It’s interesting that it’s Labor Day weekend — because this is when I actually finished my book.
Yes, I did submit the behomoth on Memorial Day, almost a year since I’d started it, under contract.
“Aren’t you excited?” everyone asked. (Well, I posted on FB that I submitted, so it was my fault.)
Yes, I was overwhelmed with emotion. The night that I’d finished — Thursday before Memorial Day weekend, actually, so I could take a vacation — I sat at my workspace, nearly alone, combining my 25 chapters into one document.
And then, unexpectedly, the minute I dumped chapter 25 into the doc (AmyFinal.docx), I burst into tears.
The head of the workspace rushed over to me to make sure I was alright. But I couldn’t talk. I pointed at my computer — he probably thought I’d lost a file — and tried to smile through my tears. It was like a ball of worry I’d been carrying around for a year, the how the hell am I going to do this?, finally loosened.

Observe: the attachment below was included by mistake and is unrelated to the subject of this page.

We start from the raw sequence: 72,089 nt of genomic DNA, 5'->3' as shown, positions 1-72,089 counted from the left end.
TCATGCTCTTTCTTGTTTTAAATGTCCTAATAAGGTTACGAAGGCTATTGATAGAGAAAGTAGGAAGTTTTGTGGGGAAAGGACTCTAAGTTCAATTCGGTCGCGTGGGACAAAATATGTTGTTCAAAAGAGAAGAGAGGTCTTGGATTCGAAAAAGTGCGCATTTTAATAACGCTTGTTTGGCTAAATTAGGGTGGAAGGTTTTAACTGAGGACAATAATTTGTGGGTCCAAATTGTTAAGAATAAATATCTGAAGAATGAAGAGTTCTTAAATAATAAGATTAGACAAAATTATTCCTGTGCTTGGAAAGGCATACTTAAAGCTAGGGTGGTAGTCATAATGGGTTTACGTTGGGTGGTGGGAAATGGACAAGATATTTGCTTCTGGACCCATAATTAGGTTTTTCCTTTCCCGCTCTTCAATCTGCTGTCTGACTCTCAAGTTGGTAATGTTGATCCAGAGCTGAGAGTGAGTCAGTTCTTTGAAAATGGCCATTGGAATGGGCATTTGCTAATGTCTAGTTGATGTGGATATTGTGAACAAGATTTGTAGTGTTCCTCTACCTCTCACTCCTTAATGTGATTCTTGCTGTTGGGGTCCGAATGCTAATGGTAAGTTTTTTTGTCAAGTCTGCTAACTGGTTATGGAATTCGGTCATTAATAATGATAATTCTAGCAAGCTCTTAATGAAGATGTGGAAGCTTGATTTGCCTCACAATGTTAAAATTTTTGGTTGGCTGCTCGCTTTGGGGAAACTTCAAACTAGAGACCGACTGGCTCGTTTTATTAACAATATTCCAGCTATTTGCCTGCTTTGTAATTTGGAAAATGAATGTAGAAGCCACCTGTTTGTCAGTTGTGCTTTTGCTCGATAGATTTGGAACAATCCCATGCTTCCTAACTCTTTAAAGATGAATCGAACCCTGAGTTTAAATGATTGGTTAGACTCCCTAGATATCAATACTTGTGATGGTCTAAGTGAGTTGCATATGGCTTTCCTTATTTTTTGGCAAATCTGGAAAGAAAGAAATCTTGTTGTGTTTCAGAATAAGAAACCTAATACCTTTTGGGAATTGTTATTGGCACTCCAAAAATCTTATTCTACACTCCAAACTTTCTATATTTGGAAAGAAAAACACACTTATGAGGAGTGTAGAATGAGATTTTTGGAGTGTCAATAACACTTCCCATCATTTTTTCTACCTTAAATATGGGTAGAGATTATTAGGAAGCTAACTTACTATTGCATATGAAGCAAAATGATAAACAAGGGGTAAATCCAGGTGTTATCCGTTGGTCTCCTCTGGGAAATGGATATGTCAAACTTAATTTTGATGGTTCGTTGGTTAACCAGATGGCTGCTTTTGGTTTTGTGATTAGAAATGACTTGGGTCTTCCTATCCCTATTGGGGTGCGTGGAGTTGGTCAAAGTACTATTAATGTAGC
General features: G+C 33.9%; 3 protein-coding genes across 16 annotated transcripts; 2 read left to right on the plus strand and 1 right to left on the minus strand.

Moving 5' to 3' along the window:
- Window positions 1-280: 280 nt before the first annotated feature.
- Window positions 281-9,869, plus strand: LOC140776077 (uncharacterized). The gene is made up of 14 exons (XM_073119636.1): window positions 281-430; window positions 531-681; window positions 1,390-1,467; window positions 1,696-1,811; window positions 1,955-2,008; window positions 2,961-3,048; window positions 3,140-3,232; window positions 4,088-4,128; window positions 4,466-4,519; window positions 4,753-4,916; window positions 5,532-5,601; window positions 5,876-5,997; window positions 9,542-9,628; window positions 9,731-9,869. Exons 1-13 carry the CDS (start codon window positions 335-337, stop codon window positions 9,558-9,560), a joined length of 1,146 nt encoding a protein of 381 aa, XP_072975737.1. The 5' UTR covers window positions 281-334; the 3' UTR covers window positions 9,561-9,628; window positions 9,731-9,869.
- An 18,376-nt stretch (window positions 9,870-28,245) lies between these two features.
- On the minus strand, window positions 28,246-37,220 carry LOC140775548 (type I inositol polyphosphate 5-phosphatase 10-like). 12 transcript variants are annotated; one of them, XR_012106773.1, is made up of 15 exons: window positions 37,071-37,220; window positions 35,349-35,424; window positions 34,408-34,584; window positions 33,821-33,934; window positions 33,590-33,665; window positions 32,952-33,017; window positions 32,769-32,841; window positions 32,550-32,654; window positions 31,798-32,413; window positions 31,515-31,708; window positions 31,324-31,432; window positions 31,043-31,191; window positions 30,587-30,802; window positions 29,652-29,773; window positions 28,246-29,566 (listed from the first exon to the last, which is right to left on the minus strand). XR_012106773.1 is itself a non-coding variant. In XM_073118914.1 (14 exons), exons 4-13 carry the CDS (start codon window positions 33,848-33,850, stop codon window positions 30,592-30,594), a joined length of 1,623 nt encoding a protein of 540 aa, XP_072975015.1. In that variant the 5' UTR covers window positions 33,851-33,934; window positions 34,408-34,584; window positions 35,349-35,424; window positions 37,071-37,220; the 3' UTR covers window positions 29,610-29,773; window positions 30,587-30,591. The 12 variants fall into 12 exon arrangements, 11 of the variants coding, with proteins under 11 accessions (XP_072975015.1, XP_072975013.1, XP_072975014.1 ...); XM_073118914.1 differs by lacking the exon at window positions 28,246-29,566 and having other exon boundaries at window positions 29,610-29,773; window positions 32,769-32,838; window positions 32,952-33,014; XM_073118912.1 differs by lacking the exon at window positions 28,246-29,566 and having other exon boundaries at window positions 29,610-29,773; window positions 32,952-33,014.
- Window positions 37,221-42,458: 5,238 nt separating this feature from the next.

I never thought I would be able to do it. Sure, I’d submitted a detailed proposal, outlining all my intentions in a chapter by chapter summary, but I had no clue how to begin, how to continue, and how to keep working on such a long project with no real deadlines And yet, I guess I’d done it. I DID IT!
Sort of, actually.
There was some stuff missing. Mainly, chapter 22, a chapter on my favorite doctor, who had died unexpectedly, but that’s a different story. I got an extension for the chapter. So I wasn’t done done.
Then: a month and a half of silence. Nothing from the editor. I could’ve finished the missing chapter and the various floating parts (an interview here, a sidebar there) but… I couldn’t. I lost my voice for two weeks, I showed up to my workspace and I stared into space. I didn’t have anything left to say.
Funny Story: My seventh grade teacher assigned us a project I was super excited about. I went home that night and mostly finished it. But I didn’t. I left it for the night before, rushing around “like a chicken without a head,” as my mother said.
Same here. Somehow, the summer passed, with edits going back and forth, and a final version…due on Labor Day.
Just like the me in seventh grade, I finished up everything that was missing, crossed my T’s and dotted my I’s and submitted my book. I WAS DONE! There were no tears, no big sighs of relief. It felt anticlimactic.
Maybe that’s what it feels like to be done.